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Amazon spam/phishing emails

Mav
Moderator
Moderator
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Registered: ‎06-04-2007

Amazon spam/phishing emails

I received lots of emails purporting to be from Amazon regarding many orders having been dispatched and all due to be delivered on Saturday - poor postman would be busyWink

 

A dead give-way is that the order details are not listed within the email although there is a click-able order number that does not go to Amazon.

 

Each email begins with "Hello," which is usually another clue to it being spam or phishing but looking at the many real emails from Amazon regarding order dispatch they also all start with just "Hello,". This make make it easier for the unwary to be caught out. I wonder why the proper Amazon emails don't address the customer by name as the order confirmation emails certainly do?

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4 REPLIES 4
jab1
Seasoned Hero
Posts: 7,343
Thanks: 2,495
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Registered: ‎24-02-2012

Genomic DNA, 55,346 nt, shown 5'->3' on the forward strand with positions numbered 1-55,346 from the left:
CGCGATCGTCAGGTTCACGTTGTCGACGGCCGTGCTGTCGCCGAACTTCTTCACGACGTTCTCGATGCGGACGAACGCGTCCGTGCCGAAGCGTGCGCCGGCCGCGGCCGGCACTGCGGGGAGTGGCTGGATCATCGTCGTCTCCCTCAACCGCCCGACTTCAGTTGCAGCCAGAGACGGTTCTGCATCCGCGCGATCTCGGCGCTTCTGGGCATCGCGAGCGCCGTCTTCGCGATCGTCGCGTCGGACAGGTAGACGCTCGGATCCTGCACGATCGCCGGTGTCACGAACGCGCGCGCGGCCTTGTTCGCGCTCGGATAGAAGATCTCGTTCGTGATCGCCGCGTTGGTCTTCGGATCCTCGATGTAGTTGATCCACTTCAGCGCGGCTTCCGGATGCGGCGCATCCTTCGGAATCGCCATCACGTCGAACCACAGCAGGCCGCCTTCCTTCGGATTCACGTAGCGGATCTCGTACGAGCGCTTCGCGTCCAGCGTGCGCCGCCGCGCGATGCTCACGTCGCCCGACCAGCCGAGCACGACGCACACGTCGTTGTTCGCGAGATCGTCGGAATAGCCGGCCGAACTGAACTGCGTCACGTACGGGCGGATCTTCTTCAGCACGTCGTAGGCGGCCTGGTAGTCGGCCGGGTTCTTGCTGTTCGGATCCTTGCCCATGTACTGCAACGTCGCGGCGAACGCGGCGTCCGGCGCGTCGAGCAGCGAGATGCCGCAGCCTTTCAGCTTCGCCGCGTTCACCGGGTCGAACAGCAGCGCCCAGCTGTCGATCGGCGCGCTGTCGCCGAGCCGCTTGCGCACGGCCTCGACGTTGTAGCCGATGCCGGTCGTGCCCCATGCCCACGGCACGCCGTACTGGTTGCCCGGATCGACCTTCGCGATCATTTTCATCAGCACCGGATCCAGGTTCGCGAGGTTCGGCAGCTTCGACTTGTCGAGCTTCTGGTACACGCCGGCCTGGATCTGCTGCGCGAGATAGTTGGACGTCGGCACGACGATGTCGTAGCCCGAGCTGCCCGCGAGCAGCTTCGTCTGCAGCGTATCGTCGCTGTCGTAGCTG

Re: Amazon spam/phishing emails

I get these, too, Mav - but an even bigger give-away for me is that they are addressed to my Tiscali mailbox - which I only keep running for a couple of newsletters that are a hassle to move.

Only ever had about 6 spam to any of my PN addresses in the 3 years I've been here.

John
Amandaheed
Newbie
Posts: 3
Registered: ‎13-09-2017

Re: Amazon spam/phishing emails

I get these, there annoying
twocvbloke
Community Veteran
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Registered: ‎06-11-2014

Re: Amazon spam/phishing emails

I've had a few spam emails saying I had a package waiting from a few different operators, but given I know what I buy and when it's on its way, I know automatically it's a fake... Smiley

 

As for the Amazon spam, why not call it, "Spamazon mail"...Crazy

Alex
Community Veteran
Posts: 5,120
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Registered: ‎05-04-2007

Re: Amazon spam/phishing emails

Yep @twocvbloke

You know if you've ordered something, and if you haven't ignore. If you have I would log onto the website using my account details and check the status.

Not the first time scammers have done this and it won't be the last. Presumably to get your username/password on a fake site which looks like Amazon. Then they can log onto the actual site and order goods with your account which will have your card details saved.

Must be why banks have introduced that card password policy I guess.